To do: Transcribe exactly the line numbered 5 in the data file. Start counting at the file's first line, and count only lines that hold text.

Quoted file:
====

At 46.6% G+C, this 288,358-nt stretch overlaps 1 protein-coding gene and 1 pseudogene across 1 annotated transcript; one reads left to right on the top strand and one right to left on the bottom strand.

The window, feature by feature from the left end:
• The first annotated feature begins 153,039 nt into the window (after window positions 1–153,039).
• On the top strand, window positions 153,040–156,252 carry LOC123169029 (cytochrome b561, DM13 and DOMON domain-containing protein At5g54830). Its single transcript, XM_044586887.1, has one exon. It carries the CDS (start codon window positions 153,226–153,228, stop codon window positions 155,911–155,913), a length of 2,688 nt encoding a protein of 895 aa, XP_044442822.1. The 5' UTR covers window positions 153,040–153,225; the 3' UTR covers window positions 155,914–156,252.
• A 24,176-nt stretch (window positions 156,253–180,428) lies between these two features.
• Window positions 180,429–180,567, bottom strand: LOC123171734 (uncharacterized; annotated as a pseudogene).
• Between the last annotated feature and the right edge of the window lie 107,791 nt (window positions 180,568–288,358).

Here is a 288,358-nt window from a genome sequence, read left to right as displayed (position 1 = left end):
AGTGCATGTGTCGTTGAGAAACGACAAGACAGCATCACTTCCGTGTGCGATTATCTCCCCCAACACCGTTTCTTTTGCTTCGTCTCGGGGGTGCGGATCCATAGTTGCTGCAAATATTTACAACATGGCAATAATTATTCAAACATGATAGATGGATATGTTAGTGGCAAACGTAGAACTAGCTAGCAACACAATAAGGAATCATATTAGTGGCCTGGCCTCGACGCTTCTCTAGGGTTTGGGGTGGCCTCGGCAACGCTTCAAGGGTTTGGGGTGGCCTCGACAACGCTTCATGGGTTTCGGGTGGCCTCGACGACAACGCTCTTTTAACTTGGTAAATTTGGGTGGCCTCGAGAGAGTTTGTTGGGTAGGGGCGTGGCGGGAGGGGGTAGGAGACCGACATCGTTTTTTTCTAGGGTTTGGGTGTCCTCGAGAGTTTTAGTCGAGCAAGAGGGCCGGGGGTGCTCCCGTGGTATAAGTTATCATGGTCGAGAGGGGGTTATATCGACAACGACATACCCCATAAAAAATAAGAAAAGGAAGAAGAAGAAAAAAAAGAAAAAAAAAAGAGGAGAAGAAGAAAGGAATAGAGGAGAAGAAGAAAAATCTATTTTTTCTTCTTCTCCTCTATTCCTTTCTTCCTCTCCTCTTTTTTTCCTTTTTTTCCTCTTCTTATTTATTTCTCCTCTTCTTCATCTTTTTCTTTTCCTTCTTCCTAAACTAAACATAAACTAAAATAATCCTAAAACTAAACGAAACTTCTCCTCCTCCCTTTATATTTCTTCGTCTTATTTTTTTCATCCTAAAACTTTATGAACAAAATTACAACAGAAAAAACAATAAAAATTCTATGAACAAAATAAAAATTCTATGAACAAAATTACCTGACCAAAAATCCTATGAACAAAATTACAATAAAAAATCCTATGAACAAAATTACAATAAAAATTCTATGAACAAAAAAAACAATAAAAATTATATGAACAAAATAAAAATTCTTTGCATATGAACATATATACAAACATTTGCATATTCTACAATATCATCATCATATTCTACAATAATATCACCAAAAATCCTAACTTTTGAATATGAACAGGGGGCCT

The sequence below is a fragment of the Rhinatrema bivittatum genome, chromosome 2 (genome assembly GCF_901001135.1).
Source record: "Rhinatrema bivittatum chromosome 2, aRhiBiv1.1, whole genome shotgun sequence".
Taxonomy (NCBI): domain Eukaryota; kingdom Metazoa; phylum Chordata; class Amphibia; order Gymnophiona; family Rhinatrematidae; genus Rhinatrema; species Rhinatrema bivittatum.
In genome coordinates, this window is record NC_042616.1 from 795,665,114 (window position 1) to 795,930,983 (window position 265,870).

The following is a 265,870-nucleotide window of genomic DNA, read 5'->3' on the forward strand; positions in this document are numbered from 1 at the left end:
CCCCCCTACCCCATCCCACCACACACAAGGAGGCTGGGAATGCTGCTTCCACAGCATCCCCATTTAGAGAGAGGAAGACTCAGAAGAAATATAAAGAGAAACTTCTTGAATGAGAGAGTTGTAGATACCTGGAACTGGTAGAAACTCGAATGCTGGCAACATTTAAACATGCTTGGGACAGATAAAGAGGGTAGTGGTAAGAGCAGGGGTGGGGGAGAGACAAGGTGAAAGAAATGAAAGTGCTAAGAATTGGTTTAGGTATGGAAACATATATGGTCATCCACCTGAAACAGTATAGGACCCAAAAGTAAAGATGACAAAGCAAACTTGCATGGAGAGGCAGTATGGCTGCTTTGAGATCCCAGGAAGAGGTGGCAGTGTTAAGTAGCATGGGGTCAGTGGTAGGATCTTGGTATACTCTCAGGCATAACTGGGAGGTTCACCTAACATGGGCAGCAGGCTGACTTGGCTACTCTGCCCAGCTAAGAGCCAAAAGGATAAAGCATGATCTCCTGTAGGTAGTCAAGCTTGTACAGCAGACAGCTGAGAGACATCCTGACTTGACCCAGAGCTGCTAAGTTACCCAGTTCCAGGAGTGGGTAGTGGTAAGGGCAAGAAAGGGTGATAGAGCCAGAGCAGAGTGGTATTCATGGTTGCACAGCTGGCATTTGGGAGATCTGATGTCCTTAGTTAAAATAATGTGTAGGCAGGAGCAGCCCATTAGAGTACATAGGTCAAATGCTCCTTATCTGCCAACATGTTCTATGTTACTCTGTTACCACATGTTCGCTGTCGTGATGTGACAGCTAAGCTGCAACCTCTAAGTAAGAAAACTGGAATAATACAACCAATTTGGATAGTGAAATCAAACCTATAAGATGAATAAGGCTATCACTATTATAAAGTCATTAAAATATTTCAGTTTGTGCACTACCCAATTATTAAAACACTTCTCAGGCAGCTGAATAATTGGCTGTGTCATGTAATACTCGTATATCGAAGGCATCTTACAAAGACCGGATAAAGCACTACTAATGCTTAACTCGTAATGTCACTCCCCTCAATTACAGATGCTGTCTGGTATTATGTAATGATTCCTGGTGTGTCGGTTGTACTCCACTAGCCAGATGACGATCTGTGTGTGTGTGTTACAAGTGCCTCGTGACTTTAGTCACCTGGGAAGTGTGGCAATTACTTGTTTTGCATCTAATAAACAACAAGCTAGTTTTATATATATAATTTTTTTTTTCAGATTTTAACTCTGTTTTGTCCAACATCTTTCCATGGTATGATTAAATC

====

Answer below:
• A 24,176-nt stretch (window positions 156,253–180,428) lies between these two features.